If the people involved in this outreach are competent, they are ready for the upcoming 9th Circuit Court opinions regarding 'under God' and 'In God We Trust', and they will not get caught by surprise.

Obama has already stated that he expects McCain to attack him largely on issues of patriotism, and the 9th Circuit Court opinion will provide the best possible opportunity for such an attack.

The smart response from the Obama campaign would be to denounce the 9th Circuit Court of Appeals decision in no uncertain terms – even more harshly than McCain. Politically, it would be wife for him to express as much hatred for the secularists who are 'seeking to remove all mention of God from the public square' and to profess how important it is that Americans express their religious views in public ceremonies and rituals. He will then talk about the importance of faith in his own life and state how religion is good for Americans (implying that no religion is bad for Americans).

The reason that this is the smart response is because he has little to lose in siding against secularism, and a great deal to gain. There are few votes in embracing secularism. There is almost no money in it. There are few volunteer hours to be expected from those who identify themselves as secularists. Siding with secularism in this country is the same as handing huge amounts of resources to one’s opponent. This is not something that a candidate who wishes to win will be prepared to do.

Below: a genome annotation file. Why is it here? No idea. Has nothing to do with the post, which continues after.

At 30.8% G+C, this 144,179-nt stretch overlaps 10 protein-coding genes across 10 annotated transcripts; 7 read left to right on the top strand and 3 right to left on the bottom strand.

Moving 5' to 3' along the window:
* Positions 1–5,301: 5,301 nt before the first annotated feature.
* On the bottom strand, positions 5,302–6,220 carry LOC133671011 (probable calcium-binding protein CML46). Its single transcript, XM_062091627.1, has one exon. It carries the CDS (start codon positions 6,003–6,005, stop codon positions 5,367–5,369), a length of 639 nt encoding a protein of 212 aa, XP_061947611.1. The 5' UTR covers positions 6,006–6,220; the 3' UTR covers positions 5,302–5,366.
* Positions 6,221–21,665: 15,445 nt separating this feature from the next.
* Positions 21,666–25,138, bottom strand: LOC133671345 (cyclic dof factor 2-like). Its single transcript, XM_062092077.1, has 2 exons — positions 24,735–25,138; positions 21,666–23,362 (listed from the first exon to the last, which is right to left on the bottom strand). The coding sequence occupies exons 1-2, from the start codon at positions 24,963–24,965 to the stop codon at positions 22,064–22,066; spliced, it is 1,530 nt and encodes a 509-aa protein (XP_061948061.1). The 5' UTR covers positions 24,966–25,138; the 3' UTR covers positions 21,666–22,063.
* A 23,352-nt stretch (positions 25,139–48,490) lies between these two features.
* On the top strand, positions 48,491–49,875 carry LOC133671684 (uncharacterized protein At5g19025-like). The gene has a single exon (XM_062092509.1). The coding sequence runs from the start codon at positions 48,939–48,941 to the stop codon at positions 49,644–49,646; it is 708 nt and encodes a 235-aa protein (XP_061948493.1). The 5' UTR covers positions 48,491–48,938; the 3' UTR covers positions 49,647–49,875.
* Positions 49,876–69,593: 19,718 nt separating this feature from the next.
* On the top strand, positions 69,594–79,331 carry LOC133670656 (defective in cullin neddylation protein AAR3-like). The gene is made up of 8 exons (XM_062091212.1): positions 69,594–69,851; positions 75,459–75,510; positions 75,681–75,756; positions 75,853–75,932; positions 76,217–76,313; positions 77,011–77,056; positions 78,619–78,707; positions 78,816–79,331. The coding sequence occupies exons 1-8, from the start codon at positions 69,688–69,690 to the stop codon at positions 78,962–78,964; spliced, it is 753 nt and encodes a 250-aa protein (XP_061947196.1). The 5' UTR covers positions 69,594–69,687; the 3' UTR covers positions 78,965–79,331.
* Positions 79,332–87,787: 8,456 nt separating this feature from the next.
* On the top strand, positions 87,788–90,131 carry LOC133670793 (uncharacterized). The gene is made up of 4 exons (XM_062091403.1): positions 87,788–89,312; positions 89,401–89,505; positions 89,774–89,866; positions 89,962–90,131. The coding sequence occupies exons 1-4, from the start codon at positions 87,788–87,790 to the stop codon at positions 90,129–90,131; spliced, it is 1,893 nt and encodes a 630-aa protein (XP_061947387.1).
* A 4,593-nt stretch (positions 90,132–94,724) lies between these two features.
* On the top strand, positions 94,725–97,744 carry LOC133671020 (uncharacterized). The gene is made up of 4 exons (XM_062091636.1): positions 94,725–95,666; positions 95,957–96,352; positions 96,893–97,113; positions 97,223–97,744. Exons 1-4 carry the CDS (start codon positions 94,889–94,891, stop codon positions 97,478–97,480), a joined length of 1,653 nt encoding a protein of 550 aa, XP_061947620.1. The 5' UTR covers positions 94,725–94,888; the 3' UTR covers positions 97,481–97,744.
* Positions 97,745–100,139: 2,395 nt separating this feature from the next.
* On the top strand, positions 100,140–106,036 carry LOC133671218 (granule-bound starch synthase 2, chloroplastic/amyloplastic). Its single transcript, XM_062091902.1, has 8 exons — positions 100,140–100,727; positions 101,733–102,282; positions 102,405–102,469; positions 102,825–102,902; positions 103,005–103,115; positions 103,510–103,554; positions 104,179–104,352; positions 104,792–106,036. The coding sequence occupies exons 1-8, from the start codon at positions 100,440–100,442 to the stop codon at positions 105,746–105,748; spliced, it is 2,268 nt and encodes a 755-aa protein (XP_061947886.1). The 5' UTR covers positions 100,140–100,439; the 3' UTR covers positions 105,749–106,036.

I suspect, Obama is in this election to win.

In Obama's only statement on this issue that I am aware of, he said that he did not feel oppressed by the words 'under God' when he went to school. (Call to Renewall Keynote Address) I would like to know if he feels the same way now that he has been the victim of a smear campaign that motivates people against him on the basis of a lie that he does not say the Pledge. Has this made him aware of what the political consequences are for those who cannot honestly pledge allegiance to 'one nation under God'?

Secularists are not going to get any help from either side of the political isle until they make it worthwhile in terms of votes, in terms of cash, and in terms of volunteer labor hours worked to give that support.